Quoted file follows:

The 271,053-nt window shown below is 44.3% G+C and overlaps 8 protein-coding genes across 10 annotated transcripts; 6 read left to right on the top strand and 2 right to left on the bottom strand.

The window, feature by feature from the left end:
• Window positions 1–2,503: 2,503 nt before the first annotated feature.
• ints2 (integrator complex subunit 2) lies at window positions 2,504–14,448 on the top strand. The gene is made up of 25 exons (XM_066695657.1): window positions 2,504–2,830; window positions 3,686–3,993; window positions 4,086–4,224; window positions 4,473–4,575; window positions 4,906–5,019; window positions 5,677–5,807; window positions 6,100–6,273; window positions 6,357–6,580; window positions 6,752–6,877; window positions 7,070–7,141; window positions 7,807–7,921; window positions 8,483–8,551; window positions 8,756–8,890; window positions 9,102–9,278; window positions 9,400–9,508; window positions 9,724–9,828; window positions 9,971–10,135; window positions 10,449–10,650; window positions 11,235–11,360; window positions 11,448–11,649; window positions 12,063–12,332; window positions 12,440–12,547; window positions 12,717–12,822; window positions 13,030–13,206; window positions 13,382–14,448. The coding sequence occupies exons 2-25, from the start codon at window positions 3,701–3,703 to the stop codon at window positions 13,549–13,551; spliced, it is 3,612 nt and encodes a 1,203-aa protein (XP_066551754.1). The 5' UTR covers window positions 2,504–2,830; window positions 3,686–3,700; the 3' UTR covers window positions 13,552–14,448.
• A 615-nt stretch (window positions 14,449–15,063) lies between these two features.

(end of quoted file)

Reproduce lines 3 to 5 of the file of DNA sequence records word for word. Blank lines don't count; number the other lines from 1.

• Window positions 1–2,503: 2,503 nt before the first annotated feature.
• ints2 (integrator complex subunit 2) lies at window positions 2,504–14,448 on the top strand. The gene is made up of 25 exons (XM_066695657.1): window positions 2,504–2,830; window positions 3,686–3,993; window positions 4,086–4,224; window positions 4,473–4,575; window positions 4,906–5,019; window positions 5,677–5,807; window positions 6,100–6,273; window positions 6,357–6,580; window positions 6,752–6,877; window positions 7,070–7,141; window positions 7,807–7,921; window positions 8,483–8,551; window positions 8,756–8,890; window positions 9,102–9,278; window positions 9,400–9,508; window positions 9,724–9,828; window positions 9,971–10,135; window positions 10,449–10,650; window positions 11,235–11,360; window positions 11,448–11,649; window positions 12,063–12,332; window positions 12,440–12,547; window positions 12,717–12,822; window positions 13,030–13,206; window positions 13,382–14,448. The coding sequence occupies exons 2-25, from the start codon at window positions 3,701–3,703 to the stop codon at window positions 13,549–13,551; spliced, it is 3,612 nt and encodes a 1,203-aa protein (XP_066551754.1). The 5' UTR covers window positions 2,504–2,830; window positions 3,686–3,700; the 3' UTR covers window positions 13,552–14,448.
• A 615-nt stretch (window positions 14,449–15,063) lies between these two features.